U.S. equities suffered their first quarterly loss in two years, as investors weighed the ongoing risks presented by soaring inflation, supply chain constraints, and the war between Russia and Ukraine.
The February CPI print posted a new 40-year high of +7.9%, topping Q4 2021’s print of +6.8%, further showing that inflation is not as “transitory” as the Fed expected. In fact, Fed Chair Jerome Powell officially retired the Fed’s use of “transitory” in describing the outlook on inflation. In an attempt to tame inflation, the Fed finally began its long-anticipated tapering of asset purchases in mid-March, and raised the Federal Funds Rate by 25 bps. While the market originally priced in 2-3 rate hikes during 2022, that number has now moved into the 7 to 9 range, giving investors even further uncertainty to digest.
Russia’s invasion of Ukraine at the end of February added fuel to the fire and contributed to the volatility in the equity market. Supply chains were further impacted, and commodity prices accelerated to the upside as the West imposed sanctions on Russia’s economy. However, despite all this uncertainty, the U.S. equity market rebounded sharply during the month of March, paring back half of the losses it had accumulated during the first two months of the quarter.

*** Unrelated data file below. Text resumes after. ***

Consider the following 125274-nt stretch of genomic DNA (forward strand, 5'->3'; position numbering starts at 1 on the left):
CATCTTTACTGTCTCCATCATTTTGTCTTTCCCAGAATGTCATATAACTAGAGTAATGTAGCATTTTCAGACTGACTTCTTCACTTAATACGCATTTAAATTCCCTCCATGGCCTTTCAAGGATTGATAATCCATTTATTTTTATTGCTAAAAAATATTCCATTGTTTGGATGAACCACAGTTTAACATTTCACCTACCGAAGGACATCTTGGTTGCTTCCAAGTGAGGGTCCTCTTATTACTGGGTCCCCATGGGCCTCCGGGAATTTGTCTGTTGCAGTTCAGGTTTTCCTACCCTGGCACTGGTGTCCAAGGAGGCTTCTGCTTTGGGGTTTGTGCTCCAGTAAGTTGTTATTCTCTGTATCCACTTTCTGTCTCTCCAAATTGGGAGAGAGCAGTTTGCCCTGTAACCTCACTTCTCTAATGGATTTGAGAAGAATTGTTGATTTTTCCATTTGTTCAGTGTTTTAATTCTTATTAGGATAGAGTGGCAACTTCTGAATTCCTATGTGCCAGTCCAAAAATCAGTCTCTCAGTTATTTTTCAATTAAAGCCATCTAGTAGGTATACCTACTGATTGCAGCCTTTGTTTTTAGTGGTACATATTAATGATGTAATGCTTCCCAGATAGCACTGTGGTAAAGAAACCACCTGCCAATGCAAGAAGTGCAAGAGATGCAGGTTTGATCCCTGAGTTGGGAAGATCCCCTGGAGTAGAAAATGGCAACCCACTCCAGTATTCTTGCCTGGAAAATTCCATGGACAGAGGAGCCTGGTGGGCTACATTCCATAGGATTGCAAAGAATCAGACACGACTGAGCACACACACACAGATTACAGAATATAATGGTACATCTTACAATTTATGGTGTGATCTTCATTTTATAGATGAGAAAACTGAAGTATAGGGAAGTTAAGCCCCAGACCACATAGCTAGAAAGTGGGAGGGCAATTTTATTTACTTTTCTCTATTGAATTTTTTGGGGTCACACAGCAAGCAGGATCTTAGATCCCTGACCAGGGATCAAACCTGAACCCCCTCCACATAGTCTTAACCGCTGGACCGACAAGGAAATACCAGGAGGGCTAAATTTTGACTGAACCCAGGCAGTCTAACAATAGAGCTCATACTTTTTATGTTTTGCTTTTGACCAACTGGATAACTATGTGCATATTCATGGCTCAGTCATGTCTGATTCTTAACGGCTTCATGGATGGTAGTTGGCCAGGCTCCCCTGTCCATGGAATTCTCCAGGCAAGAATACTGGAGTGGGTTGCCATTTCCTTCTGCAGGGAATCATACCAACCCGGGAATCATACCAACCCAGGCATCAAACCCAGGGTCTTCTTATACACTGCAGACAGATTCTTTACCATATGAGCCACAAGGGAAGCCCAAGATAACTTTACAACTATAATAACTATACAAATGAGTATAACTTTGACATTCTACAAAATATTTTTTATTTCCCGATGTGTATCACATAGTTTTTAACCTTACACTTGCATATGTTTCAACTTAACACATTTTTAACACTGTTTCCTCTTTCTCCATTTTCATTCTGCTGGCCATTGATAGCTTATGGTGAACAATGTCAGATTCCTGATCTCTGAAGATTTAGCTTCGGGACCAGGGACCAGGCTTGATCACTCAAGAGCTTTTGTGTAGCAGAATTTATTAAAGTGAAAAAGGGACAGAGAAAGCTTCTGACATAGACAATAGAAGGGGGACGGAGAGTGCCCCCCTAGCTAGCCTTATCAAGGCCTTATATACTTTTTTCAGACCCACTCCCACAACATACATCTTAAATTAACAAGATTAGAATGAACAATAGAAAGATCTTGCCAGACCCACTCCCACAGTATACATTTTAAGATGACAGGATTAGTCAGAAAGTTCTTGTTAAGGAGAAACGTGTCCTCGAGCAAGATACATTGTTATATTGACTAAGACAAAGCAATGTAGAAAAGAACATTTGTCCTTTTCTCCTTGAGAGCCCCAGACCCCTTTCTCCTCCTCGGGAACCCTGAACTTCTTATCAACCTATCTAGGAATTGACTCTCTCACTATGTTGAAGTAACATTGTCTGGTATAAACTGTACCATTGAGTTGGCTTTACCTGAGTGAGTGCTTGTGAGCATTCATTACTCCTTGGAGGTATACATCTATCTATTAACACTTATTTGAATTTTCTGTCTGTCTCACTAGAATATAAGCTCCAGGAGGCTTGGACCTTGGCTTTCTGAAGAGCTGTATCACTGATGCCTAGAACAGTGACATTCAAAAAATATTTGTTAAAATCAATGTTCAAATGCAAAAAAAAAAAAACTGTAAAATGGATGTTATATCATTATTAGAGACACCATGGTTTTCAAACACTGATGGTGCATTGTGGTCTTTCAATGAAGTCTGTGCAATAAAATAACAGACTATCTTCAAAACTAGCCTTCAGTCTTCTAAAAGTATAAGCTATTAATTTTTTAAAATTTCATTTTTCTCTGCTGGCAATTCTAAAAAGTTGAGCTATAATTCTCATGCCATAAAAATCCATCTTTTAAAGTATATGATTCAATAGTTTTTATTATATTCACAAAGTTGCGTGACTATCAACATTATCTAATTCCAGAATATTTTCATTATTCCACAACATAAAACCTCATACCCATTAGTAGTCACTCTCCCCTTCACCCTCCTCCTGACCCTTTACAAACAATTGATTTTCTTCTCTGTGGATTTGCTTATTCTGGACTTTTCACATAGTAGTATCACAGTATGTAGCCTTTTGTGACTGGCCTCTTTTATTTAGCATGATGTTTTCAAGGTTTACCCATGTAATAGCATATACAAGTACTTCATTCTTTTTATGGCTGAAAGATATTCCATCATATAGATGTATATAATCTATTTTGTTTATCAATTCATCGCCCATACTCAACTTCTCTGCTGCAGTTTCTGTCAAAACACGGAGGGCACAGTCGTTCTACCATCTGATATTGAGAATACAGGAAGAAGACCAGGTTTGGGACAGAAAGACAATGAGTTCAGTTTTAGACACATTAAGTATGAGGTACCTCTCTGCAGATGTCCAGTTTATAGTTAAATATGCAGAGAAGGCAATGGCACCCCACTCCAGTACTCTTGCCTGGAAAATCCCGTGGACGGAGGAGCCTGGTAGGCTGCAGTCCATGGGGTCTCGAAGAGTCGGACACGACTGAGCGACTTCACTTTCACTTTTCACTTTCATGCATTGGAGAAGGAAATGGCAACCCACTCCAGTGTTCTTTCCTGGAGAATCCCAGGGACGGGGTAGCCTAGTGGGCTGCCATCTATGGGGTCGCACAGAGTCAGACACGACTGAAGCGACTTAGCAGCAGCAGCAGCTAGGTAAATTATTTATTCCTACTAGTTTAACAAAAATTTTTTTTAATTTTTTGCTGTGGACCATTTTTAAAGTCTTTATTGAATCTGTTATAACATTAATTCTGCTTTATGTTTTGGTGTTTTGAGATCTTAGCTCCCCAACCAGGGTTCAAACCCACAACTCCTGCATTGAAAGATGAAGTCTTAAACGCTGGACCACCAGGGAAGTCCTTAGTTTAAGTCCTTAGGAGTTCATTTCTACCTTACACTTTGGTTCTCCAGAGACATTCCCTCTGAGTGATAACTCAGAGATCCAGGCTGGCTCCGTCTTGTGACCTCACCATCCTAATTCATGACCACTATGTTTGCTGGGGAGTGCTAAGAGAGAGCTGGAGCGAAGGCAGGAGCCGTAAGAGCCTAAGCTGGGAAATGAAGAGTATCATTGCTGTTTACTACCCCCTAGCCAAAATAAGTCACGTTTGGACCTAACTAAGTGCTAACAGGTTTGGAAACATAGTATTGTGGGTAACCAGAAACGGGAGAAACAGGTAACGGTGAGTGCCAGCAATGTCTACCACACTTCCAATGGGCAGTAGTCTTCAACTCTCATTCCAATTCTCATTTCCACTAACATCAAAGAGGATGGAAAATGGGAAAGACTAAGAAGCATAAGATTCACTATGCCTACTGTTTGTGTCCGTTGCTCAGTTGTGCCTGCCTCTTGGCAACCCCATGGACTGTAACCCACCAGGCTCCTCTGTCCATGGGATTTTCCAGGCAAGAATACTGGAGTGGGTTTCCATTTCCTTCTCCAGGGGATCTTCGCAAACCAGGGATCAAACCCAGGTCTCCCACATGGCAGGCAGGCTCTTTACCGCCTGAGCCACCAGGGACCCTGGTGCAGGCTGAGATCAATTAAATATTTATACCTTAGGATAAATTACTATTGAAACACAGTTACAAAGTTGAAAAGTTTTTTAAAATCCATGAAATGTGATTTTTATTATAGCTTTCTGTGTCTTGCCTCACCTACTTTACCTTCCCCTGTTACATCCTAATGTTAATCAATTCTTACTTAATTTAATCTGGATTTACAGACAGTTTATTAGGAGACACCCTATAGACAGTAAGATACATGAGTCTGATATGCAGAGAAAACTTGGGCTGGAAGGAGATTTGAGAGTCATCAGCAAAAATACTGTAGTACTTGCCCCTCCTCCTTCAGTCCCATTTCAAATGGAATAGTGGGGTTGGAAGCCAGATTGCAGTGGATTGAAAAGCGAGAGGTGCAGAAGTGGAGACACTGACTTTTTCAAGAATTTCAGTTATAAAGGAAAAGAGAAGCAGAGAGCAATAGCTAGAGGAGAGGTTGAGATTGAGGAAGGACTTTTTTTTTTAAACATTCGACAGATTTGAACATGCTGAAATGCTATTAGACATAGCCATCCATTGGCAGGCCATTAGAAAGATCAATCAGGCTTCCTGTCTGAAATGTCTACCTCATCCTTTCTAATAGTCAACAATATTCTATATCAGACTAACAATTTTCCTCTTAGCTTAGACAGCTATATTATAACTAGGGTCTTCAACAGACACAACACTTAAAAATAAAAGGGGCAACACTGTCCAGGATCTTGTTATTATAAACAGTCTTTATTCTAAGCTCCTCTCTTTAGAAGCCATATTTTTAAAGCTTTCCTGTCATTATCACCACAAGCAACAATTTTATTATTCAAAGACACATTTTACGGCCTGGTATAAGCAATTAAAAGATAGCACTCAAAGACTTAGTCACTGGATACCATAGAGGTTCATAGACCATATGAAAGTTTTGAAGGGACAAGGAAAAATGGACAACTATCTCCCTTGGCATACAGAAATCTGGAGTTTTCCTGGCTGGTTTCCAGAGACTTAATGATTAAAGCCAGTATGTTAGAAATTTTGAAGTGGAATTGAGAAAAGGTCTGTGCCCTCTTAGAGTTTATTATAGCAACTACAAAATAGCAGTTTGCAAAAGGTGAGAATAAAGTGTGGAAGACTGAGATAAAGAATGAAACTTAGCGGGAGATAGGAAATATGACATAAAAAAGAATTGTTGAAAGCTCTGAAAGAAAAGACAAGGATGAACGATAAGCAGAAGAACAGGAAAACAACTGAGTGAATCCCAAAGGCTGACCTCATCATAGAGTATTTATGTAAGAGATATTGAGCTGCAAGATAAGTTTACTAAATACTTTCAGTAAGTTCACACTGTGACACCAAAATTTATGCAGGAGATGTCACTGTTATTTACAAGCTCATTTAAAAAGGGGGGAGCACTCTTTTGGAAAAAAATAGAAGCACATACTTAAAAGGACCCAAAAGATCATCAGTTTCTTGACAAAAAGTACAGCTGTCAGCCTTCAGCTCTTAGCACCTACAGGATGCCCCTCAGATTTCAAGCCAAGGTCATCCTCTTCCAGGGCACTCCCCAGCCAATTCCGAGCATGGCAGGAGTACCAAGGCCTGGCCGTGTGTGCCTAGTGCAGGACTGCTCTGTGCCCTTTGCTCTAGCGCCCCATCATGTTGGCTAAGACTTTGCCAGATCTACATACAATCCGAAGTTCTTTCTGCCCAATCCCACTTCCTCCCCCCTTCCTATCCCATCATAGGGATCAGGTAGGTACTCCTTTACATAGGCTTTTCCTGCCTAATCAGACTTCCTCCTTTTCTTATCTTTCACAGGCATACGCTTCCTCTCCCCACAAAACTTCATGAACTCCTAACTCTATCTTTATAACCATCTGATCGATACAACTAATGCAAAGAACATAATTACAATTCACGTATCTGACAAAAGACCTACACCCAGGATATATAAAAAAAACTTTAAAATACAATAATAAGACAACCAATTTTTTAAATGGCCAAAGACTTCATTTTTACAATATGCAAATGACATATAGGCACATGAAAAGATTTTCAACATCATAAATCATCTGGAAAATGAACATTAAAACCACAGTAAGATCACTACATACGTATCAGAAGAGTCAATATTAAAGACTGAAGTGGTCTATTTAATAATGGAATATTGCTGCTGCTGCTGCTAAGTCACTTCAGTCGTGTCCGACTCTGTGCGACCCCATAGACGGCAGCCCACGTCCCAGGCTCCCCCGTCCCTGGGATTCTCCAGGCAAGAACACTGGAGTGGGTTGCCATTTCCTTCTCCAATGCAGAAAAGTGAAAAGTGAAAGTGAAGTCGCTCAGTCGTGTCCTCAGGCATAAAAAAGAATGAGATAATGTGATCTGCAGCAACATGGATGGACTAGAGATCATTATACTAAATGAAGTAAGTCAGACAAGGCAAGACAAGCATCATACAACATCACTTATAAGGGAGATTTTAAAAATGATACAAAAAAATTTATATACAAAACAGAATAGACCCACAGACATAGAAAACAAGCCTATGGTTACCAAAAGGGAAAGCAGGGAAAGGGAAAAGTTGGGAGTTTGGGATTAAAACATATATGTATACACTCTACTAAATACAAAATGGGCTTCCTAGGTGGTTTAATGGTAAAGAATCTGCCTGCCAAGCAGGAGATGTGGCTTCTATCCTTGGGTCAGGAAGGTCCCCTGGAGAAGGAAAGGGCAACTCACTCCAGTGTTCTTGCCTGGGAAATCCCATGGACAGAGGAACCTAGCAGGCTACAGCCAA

US Equities have spent much of the last 2 years remaining resilient despite the persistent uncertainty that the COVID pandemic brought on to the US economy. However, equities finally took a breather in Q1 2022, as large caps pulled back -4.6% for the quarter. Small caps, as represented by the Russell 2000, retreated -7.5%. The first half of the year will likely remain volatile as markets navigate commodity and economic growth shocks while simultaneously shifting to a higher yield environment.
International equities experienced a bout of volatility during Q1 as investors weighed the economic impacts of the war between Russia and Ukraine. Developed market equities lost -4.8% for the quarter, while their emerging market counterparts fell -7.0%.
Fixed Income experienced a weak quarter from a return standpoint. Usually seen as a safe haven during times of uncertainty, the Bloomberg U.S. Aggregate Bond Index fell -5.9% during the quarter. The broad fixed income market suffered as rising inflation, along with the unwinding of easy liquidity from the Fed, caused bond prices to come down.